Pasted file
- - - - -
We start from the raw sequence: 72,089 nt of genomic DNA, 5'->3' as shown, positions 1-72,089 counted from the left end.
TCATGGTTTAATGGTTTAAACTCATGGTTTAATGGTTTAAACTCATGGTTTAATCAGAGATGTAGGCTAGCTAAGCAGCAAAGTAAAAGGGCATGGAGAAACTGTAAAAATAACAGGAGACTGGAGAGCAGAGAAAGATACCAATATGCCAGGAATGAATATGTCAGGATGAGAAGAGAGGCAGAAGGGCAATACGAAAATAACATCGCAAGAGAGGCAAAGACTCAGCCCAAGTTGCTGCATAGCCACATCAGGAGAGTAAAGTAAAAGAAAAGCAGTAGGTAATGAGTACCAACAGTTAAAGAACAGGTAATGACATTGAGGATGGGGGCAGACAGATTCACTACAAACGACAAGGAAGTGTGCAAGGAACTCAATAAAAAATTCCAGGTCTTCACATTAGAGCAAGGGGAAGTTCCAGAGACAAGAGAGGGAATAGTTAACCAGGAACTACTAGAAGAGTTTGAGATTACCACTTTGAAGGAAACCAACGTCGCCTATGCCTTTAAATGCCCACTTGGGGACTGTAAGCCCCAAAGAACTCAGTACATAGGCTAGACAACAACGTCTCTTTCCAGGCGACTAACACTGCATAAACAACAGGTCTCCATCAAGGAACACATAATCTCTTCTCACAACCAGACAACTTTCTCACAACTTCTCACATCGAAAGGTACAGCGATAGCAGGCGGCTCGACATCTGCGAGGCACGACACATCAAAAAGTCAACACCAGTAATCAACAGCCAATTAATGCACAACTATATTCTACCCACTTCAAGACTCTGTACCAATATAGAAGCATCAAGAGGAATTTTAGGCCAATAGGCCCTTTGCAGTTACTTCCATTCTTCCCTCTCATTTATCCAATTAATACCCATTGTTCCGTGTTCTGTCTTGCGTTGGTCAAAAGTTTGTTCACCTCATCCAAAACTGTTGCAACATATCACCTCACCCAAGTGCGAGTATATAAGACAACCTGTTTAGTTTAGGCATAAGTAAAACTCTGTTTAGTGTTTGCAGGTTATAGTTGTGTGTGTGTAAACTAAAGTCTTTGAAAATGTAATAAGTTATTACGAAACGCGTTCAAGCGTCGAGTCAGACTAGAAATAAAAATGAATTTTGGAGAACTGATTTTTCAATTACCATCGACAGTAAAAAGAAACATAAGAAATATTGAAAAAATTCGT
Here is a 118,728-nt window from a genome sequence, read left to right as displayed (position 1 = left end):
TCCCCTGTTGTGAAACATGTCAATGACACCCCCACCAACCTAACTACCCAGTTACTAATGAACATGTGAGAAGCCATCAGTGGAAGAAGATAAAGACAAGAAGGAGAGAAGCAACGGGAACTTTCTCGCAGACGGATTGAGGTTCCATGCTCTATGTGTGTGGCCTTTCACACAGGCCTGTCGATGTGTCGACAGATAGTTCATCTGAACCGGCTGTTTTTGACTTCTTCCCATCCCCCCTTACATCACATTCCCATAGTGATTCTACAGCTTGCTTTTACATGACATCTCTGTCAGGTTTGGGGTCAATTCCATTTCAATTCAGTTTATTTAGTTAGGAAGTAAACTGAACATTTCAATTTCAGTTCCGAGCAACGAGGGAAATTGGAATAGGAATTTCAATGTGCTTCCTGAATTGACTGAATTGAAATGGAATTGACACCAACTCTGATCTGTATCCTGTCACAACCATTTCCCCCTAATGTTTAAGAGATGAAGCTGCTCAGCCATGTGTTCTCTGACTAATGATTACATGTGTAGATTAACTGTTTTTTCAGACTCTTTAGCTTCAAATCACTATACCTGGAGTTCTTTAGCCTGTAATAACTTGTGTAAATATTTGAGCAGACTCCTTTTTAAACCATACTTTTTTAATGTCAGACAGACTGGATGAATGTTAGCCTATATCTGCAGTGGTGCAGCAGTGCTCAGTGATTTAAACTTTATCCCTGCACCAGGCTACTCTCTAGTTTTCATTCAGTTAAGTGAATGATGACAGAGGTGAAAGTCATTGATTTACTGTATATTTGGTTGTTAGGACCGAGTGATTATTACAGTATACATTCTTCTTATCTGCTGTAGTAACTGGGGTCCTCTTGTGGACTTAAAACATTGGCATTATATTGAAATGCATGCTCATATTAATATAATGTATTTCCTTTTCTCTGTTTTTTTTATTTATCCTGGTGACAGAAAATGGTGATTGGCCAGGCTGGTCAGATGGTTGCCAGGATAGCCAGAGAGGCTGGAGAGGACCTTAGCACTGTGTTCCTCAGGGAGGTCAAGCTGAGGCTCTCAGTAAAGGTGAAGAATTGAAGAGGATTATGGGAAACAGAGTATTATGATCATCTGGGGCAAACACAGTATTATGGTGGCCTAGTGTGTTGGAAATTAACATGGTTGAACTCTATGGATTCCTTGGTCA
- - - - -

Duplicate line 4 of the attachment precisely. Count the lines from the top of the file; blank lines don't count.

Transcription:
TCCCCTGTTGTGAAACATGTCAATGACACCCCCACCAACCTAACTACCCAGTTACTAATGAACATGTGAGAAGCCATCAGTGGAAGAAGATAAAGACAAGAAGGAGAGAAGCAACGGGAACTTTCTCGCAGACGGATTGAGGTTCCATGCTCTATGTGTGTGGCCTTTCACACAGGCCTGTCGATGTGTCGACAGATAGTTCATCTGAACCGGCTGTTTTTGACTTCTTCCCATCCCCCCTTACATCACATTCCCATAGTGATTCTACAGCTTGCTTTTACATGACATCTCTGTCAGGTTTGGGGTCAATTCCATTTCAATTCAGTTTATTTAGTTAGGAAGTAAACTGAACATTTCAATTTCAGTTCCGAGCAACGAGGGAAATTGGAATAGGAATTTCAATGTGCTTCCTGAATTGACTGAATTGAAATGGAATTGACACCAACTCTGATCTGTATCCTGTCACAACCATTTCCCCCTAATGTTTAAGAGATGAAGCTGCTCAGCCATGTGTTCTCTGACTAATGATTACATGTGTAGATTAACTGTTTTTTCAGACTCTTTAGCTTCAAATCACTATACCTGGAGTTCTTTAGCCTGTAATAACTTGTGTAAATATTTGAGCAGACTCCTTTTTAAACCATACTTTTTTAATGTCAGACAGACTGGATGAATGTTAGCCTATATCTGCAGTGGTGCAGCAGTGCTCAGTGATTTAAACTTTATCCCTGCACCAGGCTACTCTCTAGTTTTCATTCAGTTAAGTGAATGATGACAGAGGTGAAAGTCATTGATTTACTGTATATTTGGTTGTTAGGACCGAGTGATTATTACAGTATACATTCTTCTTATCTGCTGTAGTAACTGGGGTCCTCTTGTGGACTTAAAACATTGGCATTATATTGAAATGCATGCTCATATTAATATAATGTATTTCCTTTTCTCTGTTTTTTTTATTTATCCTGGTGACAGAAAATGGTGATTGGCCAGGCTGGTCAGATGGTTGCCAGGATAGCCAGAGAGGCTGGAGAGGACCTTAGCACTGTGTTCCTCAGGGAGGTCAAGCTGAGGCTCTCAGTAAAGGTGAAGAATTGAAGAGGATTATGGGAAACAGAGTATTATGATCATCTGGGGCAAACACAGTATTATGGTGGCCTAGTGTGTTGGAAATTAACATGGTTGAACTCTATGGATTCCTTGGTCA